In fairness, this is a lot to ask. Savage is right, in a sense, to point out that there's something of a double standard at work when people take him to task for his santorum campaign or for his stern words about conservative Christianity: that some people are allowed to say anything at all about gay people, even the most appalling slander, while gay people themselves are expected to respond with restraint and decorum. And Savage himself is just a human like anyone else--in his case, a somewhat thin-skinned and defensive human who seeks only total victory and annihilation rather than assent and conversion when he engages with an opponent. But I don't think that people with liberal convictions (that is, a commitment to fairness of process that people like Stanley Fish think is stupid and weak) should be satisfied with this sort of display. It's fair enough to criticize the Pope for things he actually says; making things up--and reading into one's made-up words the secret motives of the man's heart--is really unnecessary and, to use an old-fashioned and pious word, uncharitable. And I can't think of a single good thing to say about Tony Perkins, but to say that he revels in the suicide of gay teens is, at the very least, unsupported by actual evidence and at worst the sort of slander that no one would credit when aimed at oneself or one's allies.

The principle of charity that I am invoking here is not just a matter of manners and tactics. The Pope might be wrong about gay marriage, but he (and his predecessor) were right about the Iraq War when Dan Savage (and I) were very badly wrong. It is a little surprising how quickly Savage has embraced this unearned sense of sanctimony, given that he discovered life-saving activism all of nineteen months ago. A little humility is in order, for him like everyone else. The Bible says plenty of things that we don't easily understand and that we quite rightly reject today (leaving aside the rhetorical trick whereby a law commanding the stoning of non-virgin brides is used to abrogate a law commanding the stoning of people engaged in same-sex intercourse, which also no one wishes to enforce). But what will our society look like to the future if humanity manages to endure another 2,000 years? What will people think of meat-eating or wage labor or our utterly extravagant levels of resource consumption? No one stands at the pinnacle of history (well, there was one guy, but he got crucified). No one fully escapes the sins they so readily diagnose in others. We are obligated to temper justice with mercy not just because mercy is a virtue, but because we all end up needing it some day.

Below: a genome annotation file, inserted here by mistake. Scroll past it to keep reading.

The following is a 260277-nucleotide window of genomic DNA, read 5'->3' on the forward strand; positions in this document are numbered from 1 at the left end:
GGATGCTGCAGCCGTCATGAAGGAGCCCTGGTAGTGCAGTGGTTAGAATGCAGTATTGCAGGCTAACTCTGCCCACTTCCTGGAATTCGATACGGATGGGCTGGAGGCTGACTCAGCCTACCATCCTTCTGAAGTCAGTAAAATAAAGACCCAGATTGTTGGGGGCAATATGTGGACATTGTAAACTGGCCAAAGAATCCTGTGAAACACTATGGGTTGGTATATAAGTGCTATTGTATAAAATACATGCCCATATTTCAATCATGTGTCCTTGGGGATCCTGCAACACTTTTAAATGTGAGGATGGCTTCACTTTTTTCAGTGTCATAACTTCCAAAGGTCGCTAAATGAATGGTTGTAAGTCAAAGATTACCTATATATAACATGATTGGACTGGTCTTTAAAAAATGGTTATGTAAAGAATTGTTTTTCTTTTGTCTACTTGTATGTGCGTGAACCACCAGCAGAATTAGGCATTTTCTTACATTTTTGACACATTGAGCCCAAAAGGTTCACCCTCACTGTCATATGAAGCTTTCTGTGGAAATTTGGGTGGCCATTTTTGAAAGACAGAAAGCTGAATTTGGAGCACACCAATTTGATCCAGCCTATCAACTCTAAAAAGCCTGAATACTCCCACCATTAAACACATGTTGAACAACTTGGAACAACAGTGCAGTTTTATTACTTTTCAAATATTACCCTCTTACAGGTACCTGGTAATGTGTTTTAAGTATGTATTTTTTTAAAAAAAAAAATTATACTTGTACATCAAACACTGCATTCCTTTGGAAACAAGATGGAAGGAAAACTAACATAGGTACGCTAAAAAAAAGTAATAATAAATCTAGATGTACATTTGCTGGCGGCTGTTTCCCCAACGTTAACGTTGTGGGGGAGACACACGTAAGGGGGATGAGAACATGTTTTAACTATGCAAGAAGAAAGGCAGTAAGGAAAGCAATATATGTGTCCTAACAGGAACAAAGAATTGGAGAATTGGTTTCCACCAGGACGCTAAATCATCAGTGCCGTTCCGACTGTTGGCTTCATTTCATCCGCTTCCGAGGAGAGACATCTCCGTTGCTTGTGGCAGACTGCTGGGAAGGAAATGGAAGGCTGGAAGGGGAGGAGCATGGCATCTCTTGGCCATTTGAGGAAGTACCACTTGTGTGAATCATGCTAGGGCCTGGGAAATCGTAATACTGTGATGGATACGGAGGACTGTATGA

posted by Benjamin Dueholm | 2:06 AM
Comments:
I don't know what Savage said about the Papal address -- maybe he did say some silly things. That said, Benedict may not explicitly mention same-sex marriage in the linked article, but it's in there:

"In addition to a clear goal, that of leading young people to a full knowledge of reality and thus of truth, education needs settings. Among these, pride of place goes to the family, based on the marriage of a man and a woman. This is not a simple social convention, but rather the fundamental cell of every society. Consequently, policies which undermine the family threaten human dignity and the future of humanity itself."

I can't see any reason why Benedict should go out of his way to call hetero marriage "the fundamental cell of every society" if he's not getting a dig in at the gays. Indeed, I'd say that in an address that "doesn't address same-sex marriage at all and is primarily referring to the economic developments that assault family life" this dig is particularly telling. Its just tossed on in there, with no rhetorical support. The Pope is such a bigot/repressed closet case that even in a speech on economics he can't resist pointing a finger at the out gays.

Like Andrew Sullivan and Dan Savage, Pope Benedict seems to see the struggle against society's acceptance of homosexuality as central (central!) to Rome's mission. I mean, sure, we should try to keep ourselves humble, but it really is that bad. Benedict isn't our dotty old grandpa with an occasional non-pc outburst. He's got a ton of power and he's heavily invested in using it to oppress a far weaker minority. I'm not sure Jesus wants us to spend too-too much energy defending him.
 
Please. Click around on the Vatican's site for a few hours and tell me how many explicit references to homosexuality you find there. I've spent a lot of time reading this Pope's statements, and he doesn't mention it very often. Of course he considers the family to be based on the marriage of a man and a woman, but in the context both of that speech and the others he's made, there is no evidence that he's spending his time looking for homos under anyone's beds. The idea that we can all just peer into his soul and see his supposed closet-case projection in this is just repulsive.